PITTSBURGH (December 15, 2015) … Judith Chun-Hsu Yang, PhD, professor of chemical and petroleum engineering at the University of Pittsburgh’s Swanson School of Engineering, received two grants from the National Science Foundation (NSF) for research that will challenge classical theories of oxidation. By using electron microscopy capable of observing changes in real time, Yang will analyze the effects of oxidation on copper and the nano-structure of other metals used in a variety of industries. Both projects take advantage of a new environmental transmission electron microscope, Hitachi H9500 ETEM that arrived at Pitt in August 2015.  Funding for this instrument was provided by a NSF-MRI grant awarded to Yang in 2013. “DMREF: Collaborative Research: Toolkit to Characterize and Design Bifunctional Nanoparticle Catalysts” will receive $1.2 million over three years with $270,000 coming to Pitt. Yang will serve as co-principal investigator on the collaborative grant with the University of Pittsburgh, University of Texas at Austin, and Yeshiva University in New York. Using both in situ and scanning transmission electron microscopy, the researchers at Pitt will look for optimal, cost-efficient combinations of metals that achieve desired reactions and catalyst formulations for industry. “Industry tests catalysts empirically—trying many different combinations of metals and seeing what works,” said Yang. “Ideally, we want to be able to use theory and computational studies to predict new catalyst structures more efficiently.” The second grant of $300,357 will fund the project “Dynamic Atomic-scale Metal Oxidation to Correlate with Multi-scale Simulations.” Yang will work with Wissam Saidi, an assistant professor in Pitt’s department of mechanical and material science. The study will analyze the nanoscale stages of oxidation in metal oxides to reform outdated theories that explain environmental stability in engineered materials. Recent studies of the oxidation of copper at Pitt have revealed flaws in the common assumption that oxide formation is uniform. “We would like to reach a fundamental understanding of how to design materials that can appropriately react with the environment,” said Yang. “Structural changes resulting from exposure to gas and heat are well known, but classic oxidation analysis mostly measures the weight change of the material. We can use an environmental transmission electron microscope during dynamic experiments to observe structural changes that occur during oxidation.” Yang received her bachelor’s degree in physics from the University of California, and her master’s degree and PhD from Cornell University. After graduation, she became a post-doctoral fellow at the Max Planck Institute of Metallforschung in Stuttgart, Germany. She continued her post-doctoral research and became a visiting lecturer when she joined the Materials Research Laboratory at the University of Illinois at Urbana, Champaign. She joined the University of Pittsburgh faculty in 1999 and has received numerous awards including the 2005 Chancellor’s Distinguished Research Award.   ###
Matt Cichowicz, Contributing Writer and Editor, University Communications Matthew Cichowicz
mac374@pitt.edu
Dec
14
2015

Hybrid material that responds to heat and light presents future potential for 4D-printed adaptive devices

Chemical & Petroleum, MEMS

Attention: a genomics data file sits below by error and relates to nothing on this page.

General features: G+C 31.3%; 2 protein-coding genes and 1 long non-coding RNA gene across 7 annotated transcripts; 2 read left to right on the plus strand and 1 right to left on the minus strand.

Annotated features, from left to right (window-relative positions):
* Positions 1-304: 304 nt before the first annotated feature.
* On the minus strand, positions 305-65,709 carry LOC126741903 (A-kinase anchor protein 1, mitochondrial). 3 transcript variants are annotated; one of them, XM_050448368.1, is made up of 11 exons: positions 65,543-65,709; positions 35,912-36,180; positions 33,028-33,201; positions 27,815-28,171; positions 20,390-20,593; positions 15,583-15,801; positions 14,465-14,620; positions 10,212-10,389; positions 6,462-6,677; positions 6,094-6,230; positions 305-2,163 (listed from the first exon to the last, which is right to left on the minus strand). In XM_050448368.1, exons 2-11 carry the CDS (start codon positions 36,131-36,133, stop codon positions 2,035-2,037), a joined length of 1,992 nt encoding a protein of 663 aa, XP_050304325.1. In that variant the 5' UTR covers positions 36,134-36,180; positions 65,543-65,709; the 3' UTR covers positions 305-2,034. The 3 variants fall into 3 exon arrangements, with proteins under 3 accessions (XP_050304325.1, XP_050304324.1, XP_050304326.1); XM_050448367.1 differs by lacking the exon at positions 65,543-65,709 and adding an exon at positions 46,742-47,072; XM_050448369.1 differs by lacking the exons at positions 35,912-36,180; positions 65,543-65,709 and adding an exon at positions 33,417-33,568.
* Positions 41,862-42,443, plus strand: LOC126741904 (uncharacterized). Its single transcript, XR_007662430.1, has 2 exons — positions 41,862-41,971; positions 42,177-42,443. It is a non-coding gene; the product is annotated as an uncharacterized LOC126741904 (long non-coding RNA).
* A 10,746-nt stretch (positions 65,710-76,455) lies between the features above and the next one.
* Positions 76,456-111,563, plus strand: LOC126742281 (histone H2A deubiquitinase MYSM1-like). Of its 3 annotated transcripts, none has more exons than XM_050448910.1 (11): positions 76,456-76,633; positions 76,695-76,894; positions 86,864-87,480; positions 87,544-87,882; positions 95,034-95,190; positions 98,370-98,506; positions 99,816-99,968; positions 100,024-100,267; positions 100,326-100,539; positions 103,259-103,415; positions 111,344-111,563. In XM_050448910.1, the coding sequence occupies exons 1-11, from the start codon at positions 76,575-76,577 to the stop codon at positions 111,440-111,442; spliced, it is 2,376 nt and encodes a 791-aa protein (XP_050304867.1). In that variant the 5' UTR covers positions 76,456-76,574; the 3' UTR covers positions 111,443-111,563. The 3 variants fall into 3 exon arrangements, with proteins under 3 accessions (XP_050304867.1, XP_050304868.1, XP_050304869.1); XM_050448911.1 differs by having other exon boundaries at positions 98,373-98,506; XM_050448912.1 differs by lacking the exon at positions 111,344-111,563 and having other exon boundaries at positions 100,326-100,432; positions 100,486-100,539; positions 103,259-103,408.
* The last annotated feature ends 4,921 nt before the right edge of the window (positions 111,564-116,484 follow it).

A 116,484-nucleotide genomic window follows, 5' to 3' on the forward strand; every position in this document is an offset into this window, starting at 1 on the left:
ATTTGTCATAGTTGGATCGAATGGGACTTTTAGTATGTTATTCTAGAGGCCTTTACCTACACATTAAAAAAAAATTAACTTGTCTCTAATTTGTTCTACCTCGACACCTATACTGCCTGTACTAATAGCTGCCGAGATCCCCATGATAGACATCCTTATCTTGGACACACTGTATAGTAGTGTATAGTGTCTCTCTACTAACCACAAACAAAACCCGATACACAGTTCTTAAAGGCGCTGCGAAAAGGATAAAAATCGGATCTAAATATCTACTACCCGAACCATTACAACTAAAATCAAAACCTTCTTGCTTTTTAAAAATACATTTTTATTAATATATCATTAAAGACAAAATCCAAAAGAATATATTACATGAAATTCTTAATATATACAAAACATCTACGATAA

PITTSBURGH (December 14, 2015) … Combining photo-responsive fibers with thermo-responsive gels, researchers at the University of Pittsburgh’s Swanson School of Engineering and Clemson University have modeled a new hybrid material that could reconfigure itself multiple times into different shapes when exposed to light and heat, allowing for the creation of devices that not only adapt to their environment, but also display distinctly different behavior in the presence of different stimuli.    Computational modeling developed by Anna C. Balazs, Distinguished Professor of Chemical and Petroleum Engineering at Pitt, and Olga Kuksenok, Associate Professor of Materials Science and Engineering at Clemson's College of Engineering and Science, predicted these composites would be both highly reconfigurable and mechanically strong, signaling a potential for biomimetic four-dimensional printing. Their research, “Stimuli-responsive behavior of composites integrating thermo-responsive gels with photoresponsive fibers,” was recently published in the journal Materials Horizons, published by the Royal Society of Chemistry (DOI: 10.1039/C5MH00212E). “In 4D printing, time is the fourth dimension that characterizes the structure of the material; namely, these materials can change shape even after they have been printed.  The ability of a material to morph into a new shape alleviates the need to build a new part for every new application, and hence, can lead to significant cost savings,” Dr. Balazs explained. “The challenge that researchers have faced is creating a material that is both strong and malleable and displays different behavior when exposed to more than one stimulus.” Drs. Balazs and Kuksenok resolved this issue by embedding light-responsive fibers, which are coated with spirobenzopyran (SP) chromophores, into a temperature-sensitive gel. This new material displays distinctly different behavior in the presence of light and heat.“If we anchor a sample of the composite to a surface, it will bend in one direction when exposed to light, and in the other direction when exposed to heat,” Dr. Kuksenok said. “When the sample is detached, it shrinks like an accordion when heated and curls like a caterpillar when illuminated. This programmable behavior allows a single object to display different shapes and hence functions, depending on how it is exposed to light or heat.” The researchers note that by localizing the SP functionality specifically on the fibers, the composites can encompass “hidden” patterns that are only uncovered in the presence of light, allowing the material to be tailored in ways that would not be possible by simply heating the sample. This biomimetic, stimuli-responsive motion could allow for joints that bend and unbend with light and become an essential component for new adaptive devices, such as flexible robots.“Robots are wonderful tools, but when you need something to examine a delicate structure, such as inside the human body, you want a “squishy” robot rather than the typical devices we think of with interlocking gears and sharp edges,” Dr. Balazs said. “This composite material could pave the way for soft, reconfigurable devices that display programmed functions when exposed to different environmental cues.” As Dr. Balazs points out, “the real significant of the work is that we designed a single composite that yields access to a range of dynamic responses and structures. On a conceptual level, our results provide guidelines for combining different types of stimuli-responsive components to create adaptive materials that can be controllably and repeatedly actuated to display new dynamic behavior and large-scale motion.”Future research with this discovery will focus on tailoring the arrangements of the partially-embedded fibers to create hand-like structures that could serve as a type of gripper. ### Photo (inset and below): Computational model of the composite bending in response to light.